Unlike CCI, the other new dividend payer OC is low-yielding, but it also has a low payout ratio, meaning there is room to safely grow the dividend. We think OC is an increasingly profitable, financially sound company with good growth prospects—and it is reasonably priced (although the price has come up slightly since we wrote about it a few weeks ago).
Ross Stores (ROST) is the lowest yielder of the bunch, at 1%, but it has increased dividends year over year for 10 years. The stock is a bit expensive at the moment, but read why we think it’s a great long-term pick, defying a challenging retail environment.
One further point on the low yielders. ROST and OC are the only two that currently yield less than the 10-year T-note. However, even if prices were to stay flat and ROST continues with a roughly 15% dividend growth rate, it will beat the treasury yield in a few years. Likewise for OC, with just one more cycle of dividend growth at approximately 6%, it would catch up to the current 10-year T-note yield.
On the opposite side of the yield spectrum, we have Verizon (VZ), which is a more of a classic dividend yielder. It has a high dividend payout and less intensive growth. Even so, it has grown its dividend every year for the past 10 years. Now(ish) might be a good time to get into this high-yielding blue chip, given its valuation, which is in the low end of its 5-year range. Q1 earnings dropped the P/E multiple from the low 20s to the current multiple of 12.6, even as the share price has increased 2% since April 1. Note that near-term earnings growth estimates have been revised downward, and Q2 earnings will be impacted by the union employee strikes that took place in April and May. The results of the strike negotiations included higher pay for employees and reorganized outsourcing rules.
Another high-yielder is egg producer Cal-Maine Foods (CALM). Investors who are especially interested in a predictable income stream should be aware of the fact that despite strong overall dividend growth, CALM’s dividend payout can vary up or down from quarter to quarter. See our write-up on CALM from last year to see why we think it’s a fundamentally strong company with sound financials, despite its shockingly high short interest (51.9%).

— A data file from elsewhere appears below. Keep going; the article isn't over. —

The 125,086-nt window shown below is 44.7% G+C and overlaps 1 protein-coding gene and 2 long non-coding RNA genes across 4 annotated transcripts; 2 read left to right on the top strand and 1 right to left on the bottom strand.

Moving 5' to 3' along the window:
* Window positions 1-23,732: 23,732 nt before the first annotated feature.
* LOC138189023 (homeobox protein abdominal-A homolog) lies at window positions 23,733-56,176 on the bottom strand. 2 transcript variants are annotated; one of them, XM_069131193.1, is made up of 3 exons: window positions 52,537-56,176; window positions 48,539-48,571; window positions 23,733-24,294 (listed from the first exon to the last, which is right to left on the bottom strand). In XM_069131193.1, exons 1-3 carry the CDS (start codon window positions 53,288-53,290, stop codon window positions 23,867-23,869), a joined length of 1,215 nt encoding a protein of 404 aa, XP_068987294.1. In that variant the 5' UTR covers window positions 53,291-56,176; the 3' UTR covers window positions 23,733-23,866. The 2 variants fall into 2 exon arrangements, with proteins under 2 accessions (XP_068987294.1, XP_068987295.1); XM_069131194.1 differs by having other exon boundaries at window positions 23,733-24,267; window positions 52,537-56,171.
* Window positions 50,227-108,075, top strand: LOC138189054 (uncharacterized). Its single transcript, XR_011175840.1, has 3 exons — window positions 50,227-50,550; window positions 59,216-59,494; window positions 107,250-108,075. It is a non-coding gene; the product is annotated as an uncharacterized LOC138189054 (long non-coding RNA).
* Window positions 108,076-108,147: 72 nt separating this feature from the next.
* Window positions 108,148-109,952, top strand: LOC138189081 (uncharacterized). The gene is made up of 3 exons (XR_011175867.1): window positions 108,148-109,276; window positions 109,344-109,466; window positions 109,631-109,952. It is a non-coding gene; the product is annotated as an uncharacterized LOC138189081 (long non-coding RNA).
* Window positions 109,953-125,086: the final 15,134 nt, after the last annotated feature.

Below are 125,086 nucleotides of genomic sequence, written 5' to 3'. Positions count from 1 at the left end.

Service Corp International (SCI), the largest provider of deathcare (yes, that is a word) services in North America, and is one of the stronger dividend growers on the list. In fact, its dividend growth has accelerated, while its sales and earnings growth has decelerated, so this company may be transitioning into dividend yielder territory. Admittedly, the deathcare industry is not something we had previously researched (for some helpful background on it, see this article), so SCI is more of a wild card choice for this list, but from an income perspective we find it intriguing. The stock is expensive from an absolute perspective as you’ll see in a later table, but it is actually well below its industry average and nowhere near the high end of its 5-year P/E range.
As you can see in the table, most of the picks have had double digit dividend growth while keeping the payout ratio below 50%. Even the free cash flow payout ratio, which provides a more conservative take on how burdensome the dividend payout is for a company, is at or below 50% for all but CCI. In addition to the good things that this well-managed dividend growth can do for your portfolio, it also is a positive indicator for a company’s fundamentals—it suggests they are maintaining profitability, managing finances well, and attending to shareholders.